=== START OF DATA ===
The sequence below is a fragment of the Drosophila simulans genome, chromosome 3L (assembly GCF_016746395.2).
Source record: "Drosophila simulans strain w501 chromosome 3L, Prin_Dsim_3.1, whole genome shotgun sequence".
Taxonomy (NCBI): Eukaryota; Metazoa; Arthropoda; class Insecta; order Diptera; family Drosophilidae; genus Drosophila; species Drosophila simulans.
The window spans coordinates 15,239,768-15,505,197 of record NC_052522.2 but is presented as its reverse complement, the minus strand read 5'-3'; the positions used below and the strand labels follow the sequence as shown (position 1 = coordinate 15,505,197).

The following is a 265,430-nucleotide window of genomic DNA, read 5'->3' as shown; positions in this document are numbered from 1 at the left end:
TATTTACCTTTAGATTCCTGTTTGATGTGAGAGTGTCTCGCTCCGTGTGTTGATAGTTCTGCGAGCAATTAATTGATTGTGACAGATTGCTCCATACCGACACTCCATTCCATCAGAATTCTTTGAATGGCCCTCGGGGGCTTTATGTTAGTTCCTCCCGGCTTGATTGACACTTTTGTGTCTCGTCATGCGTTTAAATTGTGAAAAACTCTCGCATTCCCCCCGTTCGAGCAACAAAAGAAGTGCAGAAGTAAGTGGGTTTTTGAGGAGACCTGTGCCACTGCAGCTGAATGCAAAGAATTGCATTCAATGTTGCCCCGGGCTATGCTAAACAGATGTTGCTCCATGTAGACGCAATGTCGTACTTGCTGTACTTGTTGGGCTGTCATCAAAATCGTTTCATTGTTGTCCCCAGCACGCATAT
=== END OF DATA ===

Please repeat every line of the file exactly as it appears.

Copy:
The sequence below is a fragment of the Drosophila simulans genome, chromosome 3L (assembly GCF_016746395.2).
Source record: "Drosophila simulans strain w501 chromosome 3L, Prin_Dsim_3.1, whole genome shotgun sequence".
Taxonomy (NCBI): Eukaryota; Metazoa; Arthropoda; class Insecta; order Diptera; family Drosophilidae; genus Drosophila; species Drosophila simulans.
The window spans coordinates 15,239,768-15,505,197 of record NC_052522.2 but is presented as its reverse complement, the minus strand read 5'-3'; the positions used below and the strand labels follow the sequence as shown (position 1 = coordinate 15,505,197).

The following is a 265,430-nucleotide window of genomic DNA, read 5'->3' as shown; positions in this document are numbered from 1 at the left end:
TATTTACCTTTAGATTCCTGTTTGATGTGAGAGTGTCTCGCTCCGTGTGTTGATAGTTCTGCGAGCAATTAATTGATTGTGACAGATTGCTCCATACCGACACTCCATTCCATCAGAATTCTTTGAATGGCCCTCGGGGGCTTTATGTTAGTTCCTCCCGGCTTGATTGACACTTTTGTGTCTCGTCATGCGTTTAAATTGTGAAAAACTCTCGCATTCCCCCCGTTCGAGCAACAAAAGAAGTGCAGAAGTAAGTGGGTTTTTGAGGAGACCTGTGCCACTGCAGCTGAATGCAAAGAATTGCATTCAATGTTGCCCCGGGCTATGCTAAACAGATGTTGCTCCATGTAGACGCAATGTCGTACTTGCTGTACTTGTTGGGCTGTCATCAAAATCGTTTCATTGTTGTCCCCAGCACGCATAT